At first—and whilst growing my collection of figures—I started with two units of foot warriors and two units of guards on horseback with javelins. With this arrangement I faced the Milites Christi several times, and despite hampering the plans of the enemy, I was overcome by the comparatively poor offensive abilities of the Milites. This was because you need three or four Saga dice to thwart your enemy’s plans, which left me with too few dice to use my units effectively in offense during my turns. Add this to the weakness of cavalry in the face of crossbows, and you can understand why my Moors performed to poorly.
During my next game I explored the option of using the Blackguard, for three points I had a unit of eight Heathguards armed with spears plus another two points of warriors on foot and a unit of levies with bows. I decided I needed more dice, so I started using the Priest (Religious Advisor), three points of warriors in two units of twelve, one point of levy archers, and I spent the last point on a unit of mounted hearthguards which I could use as mounted warriors or bodyguards for my warlord.
This force gave me some victories. I used less offensive tactics each time, and focused on defence until the moment I could make decisive charges against a diminished enemy. This new and improved level of performance lasted until I faced the Spanish and discovered that the Priest was completely useless; having that many dice on the board brought no benefit, and I needed to counter the harassment of jinetes’ light cavalry. I changed—thanks to the advice of Monty Luhman—the priest for four naffatum. It proved to be a wide move; the naffata have not stopped giving me joy and have guided me to numerous victories.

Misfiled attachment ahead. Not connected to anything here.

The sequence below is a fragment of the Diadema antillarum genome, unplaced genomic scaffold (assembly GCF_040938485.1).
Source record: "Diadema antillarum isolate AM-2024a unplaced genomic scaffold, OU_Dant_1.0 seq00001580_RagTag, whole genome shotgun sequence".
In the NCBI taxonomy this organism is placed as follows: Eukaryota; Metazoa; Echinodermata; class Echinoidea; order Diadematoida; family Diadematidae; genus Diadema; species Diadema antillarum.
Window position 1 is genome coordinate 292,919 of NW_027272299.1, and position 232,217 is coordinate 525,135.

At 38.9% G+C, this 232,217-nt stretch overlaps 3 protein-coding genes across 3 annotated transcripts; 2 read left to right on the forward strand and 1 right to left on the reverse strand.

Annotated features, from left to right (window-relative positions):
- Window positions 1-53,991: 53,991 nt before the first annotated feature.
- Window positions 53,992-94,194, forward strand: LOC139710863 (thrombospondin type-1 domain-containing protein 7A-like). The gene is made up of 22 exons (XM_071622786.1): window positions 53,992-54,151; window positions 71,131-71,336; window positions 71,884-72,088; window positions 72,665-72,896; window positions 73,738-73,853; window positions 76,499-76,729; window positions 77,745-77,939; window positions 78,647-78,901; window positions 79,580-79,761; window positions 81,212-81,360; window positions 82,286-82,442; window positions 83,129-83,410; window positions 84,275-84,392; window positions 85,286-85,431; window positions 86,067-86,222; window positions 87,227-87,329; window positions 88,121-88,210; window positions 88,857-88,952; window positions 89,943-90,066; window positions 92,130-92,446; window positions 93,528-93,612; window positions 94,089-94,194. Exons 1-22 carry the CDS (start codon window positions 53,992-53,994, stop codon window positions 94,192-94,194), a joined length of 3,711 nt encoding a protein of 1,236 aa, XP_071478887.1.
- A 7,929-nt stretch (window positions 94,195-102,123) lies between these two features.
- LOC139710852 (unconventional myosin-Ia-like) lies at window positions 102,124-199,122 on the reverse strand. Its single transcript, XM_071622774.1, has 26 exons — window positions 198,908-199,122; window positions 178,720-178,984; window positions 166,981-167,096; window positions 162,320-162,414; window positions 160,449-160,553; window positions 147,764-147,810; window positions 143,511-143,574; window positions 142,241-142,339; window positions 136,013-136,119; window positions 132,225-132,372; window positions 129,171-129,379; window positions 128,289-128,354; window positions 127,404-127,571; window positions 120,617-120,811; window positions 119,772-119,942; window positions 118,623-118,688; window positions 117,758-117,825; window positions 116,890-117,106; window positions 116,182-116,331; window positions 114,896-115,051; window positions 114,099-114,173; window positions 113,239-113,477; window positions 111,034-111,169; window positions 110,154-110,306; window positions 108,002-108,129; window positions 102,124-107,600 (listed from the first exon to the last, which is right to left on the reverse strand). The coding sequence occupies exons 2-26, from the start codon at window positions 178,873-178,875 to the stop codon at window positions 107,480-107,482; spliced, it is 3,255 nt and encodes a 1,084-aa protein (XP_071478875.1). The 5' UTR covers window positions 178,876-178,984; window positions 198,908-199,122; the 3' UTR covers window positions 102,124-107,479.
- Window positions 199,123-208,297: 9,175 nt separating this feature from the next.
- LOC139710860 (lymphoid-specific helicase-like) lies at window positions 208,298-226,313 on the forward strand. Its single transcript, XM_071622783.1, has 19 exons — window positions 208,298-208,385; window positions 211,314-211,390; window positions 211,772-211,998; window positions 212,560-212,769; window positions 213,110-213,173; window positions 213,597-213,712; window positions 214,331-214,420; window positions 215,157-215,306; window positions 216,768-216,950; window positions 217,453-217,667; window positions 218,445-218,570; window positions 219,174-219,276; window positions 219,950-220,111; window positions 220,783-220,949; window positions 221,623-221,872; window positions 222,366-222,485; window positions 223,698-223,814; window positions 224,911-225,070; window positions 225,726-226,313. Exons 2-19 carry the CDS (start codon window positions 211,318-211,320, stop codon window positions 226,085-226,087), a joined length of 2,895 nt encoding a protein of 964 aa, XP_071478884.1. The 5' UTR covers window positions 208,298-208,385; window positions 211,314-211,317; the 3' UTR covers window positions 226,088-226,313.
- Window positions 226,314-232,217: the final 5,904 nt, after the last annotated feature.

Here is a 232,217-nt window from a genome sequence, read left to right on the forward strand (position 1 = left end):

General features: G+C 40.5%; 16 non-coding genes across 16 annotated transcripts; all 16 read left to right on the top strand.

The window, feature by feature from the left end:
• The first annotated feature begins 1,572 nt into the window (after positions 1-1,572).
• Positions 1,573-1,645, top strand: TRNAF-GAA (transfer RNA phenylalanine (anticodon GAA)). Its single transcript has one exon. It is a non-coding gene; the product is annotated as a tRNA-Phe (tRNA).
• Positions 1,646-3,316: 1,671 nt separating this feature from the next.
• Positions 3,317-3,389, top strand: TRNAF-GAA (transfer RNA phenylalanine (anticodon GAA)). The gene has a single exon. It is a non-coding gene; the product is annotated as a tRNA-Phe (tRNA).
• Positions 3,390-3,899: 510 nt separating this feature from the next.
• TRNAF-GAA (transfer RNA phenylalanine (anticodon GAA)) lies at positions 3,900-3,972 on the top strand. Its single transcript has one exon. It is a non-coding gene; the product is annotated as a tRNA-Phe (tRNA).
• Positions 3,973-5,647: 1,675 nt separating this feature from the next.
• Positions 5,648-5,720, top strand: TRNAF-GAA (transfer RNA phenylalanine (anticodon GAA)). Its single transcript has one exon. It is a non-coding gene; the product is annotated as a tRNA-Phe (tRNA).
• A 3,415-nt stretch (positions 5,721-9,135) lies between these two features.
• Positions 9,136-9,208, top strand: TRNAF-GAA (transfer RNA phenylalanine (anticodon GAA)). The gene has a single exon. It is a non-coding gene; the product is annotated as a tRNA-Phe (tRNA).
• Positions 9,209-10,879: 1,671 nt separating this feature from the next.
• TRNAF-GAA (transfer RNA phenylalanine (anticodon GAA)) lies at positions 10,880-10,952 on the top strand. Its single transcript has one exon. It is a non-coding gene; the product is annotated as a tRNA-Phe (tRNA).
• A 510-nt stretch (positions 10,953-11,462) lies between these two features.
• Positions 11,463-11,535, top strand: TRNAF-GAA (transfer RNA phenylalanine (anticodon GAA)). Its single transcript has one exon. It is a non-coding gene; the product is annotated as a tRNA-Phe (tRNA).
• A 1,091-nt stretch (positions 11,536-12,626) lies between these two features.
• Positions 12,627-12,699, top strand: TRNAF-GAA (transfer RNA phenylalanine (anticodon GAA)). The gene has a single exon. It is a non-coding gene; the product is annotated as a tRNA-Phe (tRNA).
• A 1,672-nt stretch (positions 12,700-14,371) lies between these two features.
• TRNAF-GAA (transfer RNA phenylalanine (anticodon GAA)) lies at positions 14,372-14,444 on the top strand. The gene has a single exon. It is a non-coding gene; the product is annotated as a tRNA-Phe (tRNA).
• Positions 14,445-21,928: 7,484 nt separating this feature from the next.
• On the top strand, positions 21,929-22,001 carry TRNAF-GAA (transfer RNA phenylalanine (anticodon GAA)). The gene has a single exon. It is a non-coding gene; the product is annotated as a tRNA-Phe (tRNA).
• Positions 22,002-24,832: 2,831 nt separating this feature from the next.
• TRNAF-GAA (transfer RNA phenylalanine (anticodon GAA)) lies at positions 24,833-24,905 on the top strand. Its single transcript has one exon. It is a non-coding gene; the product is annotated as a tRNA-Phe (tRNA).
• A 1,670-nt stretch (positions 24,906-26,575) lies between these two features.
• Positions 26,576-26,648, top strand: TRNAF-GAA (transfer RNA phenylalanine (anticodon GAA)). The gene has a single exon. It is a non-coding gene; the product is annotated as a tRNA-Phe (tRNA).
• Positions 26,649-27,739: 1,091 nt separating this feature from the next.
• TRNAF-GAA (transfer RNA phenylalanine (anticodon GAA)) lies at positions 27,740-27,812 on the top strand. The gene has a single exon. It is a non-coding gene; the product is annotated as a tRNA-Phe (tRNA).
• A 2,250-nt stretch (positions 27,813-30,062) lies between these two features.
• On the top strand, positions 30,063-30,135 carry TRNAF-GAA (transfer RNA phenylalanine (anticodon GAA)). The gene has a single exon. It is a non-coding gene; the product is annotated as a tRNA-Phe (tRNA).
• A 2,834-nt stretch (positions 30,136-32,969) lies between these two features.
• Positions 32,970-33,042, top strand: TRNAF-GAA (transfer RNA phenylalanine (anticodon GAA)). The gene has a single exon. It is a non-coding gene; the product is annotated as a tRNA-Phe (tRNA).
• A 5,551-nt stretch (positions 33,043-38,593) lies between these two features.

I am still exploring all the options available to both my Moor warband and to my style of play, experimenting, for instance, with being even more defensive and trying to find the ideal moment to go on the attack. At the moment I use four units of eight warriors with 1 naffata each, and another unit of warriors on horseback with javelins. I am, however, studying the possibility of using Turcomans in place of the naffata as the ability to shoot before the move and move + C in each activation can be very unbalanced against certain opponents…
in conclusion, I can only say that it is difficult to get bored with this game. The possibilities offered by each warband, considering the combinations required for each scenario, are numerous; I would dare say infinite. I already have one eye on Footsore Miniatures Armies of the Caliphates’ mounted miniatures as I simultaneously prepare a six points Andalusi-Moor warband and increase my collection of Moors to eight or even ten points!
Whetted your appetite? Then discover these magnificent miniatures on the Footsore webstore.
- About Carlos Caston
Civil engineer by day, painter of miniatures by night, Carlos is a full-time family man and a part-time wargamer. He mainly collects Dark Ages miniatures in a 28mm scale. Not only a Sagaholic, he is also trained to survive in a zombie apocalypse.